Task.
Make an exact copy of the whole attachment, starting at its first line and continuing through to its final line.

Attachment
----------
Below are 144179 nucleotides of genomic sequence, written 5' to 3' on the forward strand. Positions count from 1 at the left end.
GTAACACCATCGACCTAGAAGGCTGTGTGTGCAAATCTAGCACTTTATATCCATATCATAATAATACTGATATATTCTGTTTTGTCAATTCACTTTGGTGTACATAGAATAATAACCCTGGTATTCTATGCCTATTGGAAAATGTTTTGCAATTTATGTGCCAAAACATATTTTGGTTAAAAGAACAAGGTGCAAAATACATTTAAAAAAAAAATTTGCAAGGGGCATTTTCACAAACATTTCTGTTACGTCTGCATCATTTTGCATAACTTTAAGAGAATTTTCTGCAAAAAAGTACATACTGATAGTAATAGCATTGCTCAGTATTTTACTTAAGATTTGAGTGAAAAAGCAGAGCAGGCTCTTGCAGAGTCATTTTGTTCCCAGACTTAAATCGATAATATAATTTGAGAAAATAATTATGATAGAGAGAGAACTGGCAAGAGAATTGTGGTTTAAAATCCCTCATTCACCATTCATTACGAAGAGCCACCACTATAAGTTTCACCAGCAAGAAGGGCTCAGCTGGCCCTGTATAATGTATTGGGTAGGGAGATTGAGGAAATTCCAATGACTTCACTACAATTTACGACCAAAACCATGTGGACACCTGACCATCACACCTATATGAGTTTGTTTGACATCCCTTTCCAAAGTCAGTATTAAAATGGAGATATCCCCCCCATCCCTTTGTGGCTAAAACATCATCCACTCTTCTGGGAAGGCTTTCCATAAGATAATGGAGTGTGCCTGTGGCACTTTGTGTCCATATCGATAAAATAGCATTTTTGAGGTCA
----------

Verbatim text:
Below are 144179 nucleotides of genomic sequence, written 5' to 3' on the forward strand. Positions count from 1 at the left end.
GTAACACCATCGACCTAGAAGGCTGTGTGTGCAAATCTAGCACTTTATATCCATATCATAATAATACTGATATATTCTGTTTTGTCAATTCACTTTGGTGTACATAGAATAATAACCCTGGTATTCTATGCCTATTGGAAAATGTTTTGCAATTTATGTGCCAAAACATATTTTGGTTAAAAGAACAAGGTGCAAAATACATTTAAAAAAAAAATTTGCAAGGGGCATTTTCACAAACATTTCTGTTACGTCTGCATCATTTTGCATAACTTTAAGAGAATTTTCTGCAAAAAAGTACATACTGATAGTAATAGCATTGCTCAGTATTTTACTTAAGATTTGAGTGAAAAAGCAGAGCAGGCTCTTGCAGAGTCATTTTGTTCCCAGACTTAAATCGATAATATAATTTGAGAAAATAATTATGATAGAGAGAGAACTGGCAAGAGAATTGTGGTTTAAAATCCCTCATTCACCATTCATTACGAAGAGCCACCACTATAAGTTTCACCAGCAAGAAGGGCTCAGCTGGCCCTGTATAATGTATTGGGTAGGGAGATTGAGGAAATTCCAATGACTTCACTACAATTTACGACCAAAACCATGTGGACACCTGACCATCACACCTATATGAGTTTGTTTGACATCCCTTTCCAAAGTCAGTATTAAAATGGAGATATCCCCCCCATCCCTTTGTGGCTAAAACATCATCCACTCTTCTGGGAAGGCTTTCCATAAGATAATGGAGTGTGCCTGTGGCACTTTGTGTCCATATCGATAAAATAGCATTTTTGAGGTCA